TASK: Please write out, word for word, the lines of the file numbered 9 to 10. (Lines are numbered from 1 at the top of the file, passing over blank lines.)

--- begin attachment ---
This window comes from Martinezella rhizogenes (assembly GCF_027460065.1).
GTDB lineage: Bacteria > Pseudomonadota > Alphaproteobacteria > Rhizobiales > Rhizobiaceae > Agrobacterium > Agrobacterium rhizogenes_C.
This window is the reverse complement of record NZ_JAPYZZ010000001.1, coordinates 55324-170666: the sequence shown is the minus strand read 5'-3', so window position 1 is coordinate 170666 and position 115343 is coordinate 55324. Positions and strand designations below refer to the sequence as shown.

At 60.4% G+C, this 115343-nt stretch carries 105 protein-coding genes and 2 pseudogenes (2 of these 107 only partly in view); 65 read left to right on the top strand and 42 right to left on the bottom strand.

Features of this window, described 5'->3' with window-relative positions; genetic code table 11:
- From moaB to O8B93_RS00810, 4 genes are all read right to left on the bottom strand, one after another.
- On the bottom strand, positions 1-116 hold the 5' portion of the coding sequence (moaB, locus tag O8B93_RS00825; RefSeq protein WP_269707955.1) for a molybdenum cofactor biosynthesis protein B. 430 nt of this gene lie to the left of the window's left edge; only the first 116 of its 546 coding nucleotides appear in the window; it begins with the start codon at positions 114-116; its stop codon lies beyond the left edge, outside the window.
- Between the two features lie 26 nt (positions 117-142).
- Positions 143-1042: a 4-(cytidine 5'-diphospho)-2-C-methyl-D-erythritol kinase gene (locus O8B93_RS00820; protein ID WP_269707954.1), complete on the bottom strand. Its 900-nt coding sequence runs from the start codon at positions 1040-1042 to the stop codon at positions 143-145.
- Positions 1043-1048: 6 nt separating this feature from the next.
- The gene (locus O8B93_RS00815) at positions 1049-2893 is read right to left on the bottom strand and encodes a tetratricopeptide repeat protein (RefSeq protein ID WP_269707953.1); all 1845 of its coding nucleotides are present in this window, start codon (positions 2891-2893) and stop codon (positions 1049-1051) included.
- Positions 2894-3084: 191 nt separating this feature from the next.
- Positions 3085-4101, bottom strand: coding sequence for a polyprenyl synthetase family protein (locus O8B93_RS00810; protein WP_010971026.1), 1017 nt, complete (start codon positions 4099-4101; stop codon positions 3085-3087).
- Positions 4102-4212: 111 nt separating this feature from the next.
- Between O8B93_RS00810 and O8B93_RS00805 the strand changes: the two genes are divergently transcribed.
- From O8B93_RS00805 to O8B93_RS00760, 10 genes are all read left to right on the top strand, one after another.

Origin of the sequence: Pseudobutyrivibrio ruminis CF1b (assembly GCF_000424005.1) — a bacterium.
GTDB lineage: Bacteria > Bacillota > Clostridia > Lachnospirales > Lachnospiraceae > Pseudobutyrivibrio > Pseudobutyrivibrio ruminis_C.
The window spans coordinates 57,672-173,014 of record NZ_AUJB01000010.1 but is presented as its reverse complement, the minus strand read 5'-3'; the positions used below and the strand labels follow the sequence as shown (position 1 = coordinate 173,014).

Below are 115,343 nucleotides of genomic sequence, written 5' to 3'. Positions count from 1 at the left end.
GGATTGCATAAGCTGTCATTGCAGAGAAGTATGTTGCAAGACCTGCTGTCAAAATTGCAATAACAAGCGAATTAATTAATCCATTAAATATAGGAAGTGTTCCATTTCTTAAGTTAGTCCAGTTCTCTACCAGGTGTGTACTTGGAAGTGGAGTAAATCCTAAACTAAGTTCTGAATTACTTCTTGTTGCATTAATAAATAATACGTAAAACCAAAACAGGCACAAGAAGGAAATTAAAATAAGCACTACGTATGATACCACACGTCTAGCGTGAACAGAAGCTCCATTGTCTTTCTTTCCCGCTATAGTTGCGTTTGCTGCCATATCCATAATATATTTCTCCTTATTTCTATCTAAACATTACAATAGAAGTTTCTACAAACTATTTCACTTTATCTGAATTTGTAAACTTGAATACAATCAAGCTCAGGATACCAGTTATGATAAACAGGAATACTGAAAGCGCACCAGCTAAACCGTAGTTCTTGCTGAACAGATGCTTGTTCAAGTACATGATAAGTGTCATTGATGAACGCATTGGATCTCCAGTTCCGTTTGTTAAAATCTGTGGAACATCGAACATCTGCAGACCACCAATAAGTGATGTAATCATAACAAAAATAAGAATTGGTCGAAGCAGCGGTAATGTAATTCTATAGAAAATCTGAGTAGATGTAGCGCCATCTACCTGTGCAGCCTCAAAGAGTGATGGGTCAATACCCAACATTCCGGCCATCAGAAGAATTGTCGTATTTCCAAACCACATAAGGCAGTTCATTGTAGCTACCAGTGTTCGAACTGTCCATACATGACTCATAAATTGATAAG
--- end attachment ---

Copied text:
- Positions 143-1042: a 4-(cytidine 5'-diphospho)-2-C-methyl-D-erythritol kinase gene (locus O8B93_RS00820; protein ID WP_269707954.1), complete on the bottom strand. Its 900-nt coding sequence runs from the start codon at positions 1040-1042 to the stop codon at positions 143-145.
- Positions 1043-1048: 6 nt separating this feature from the next.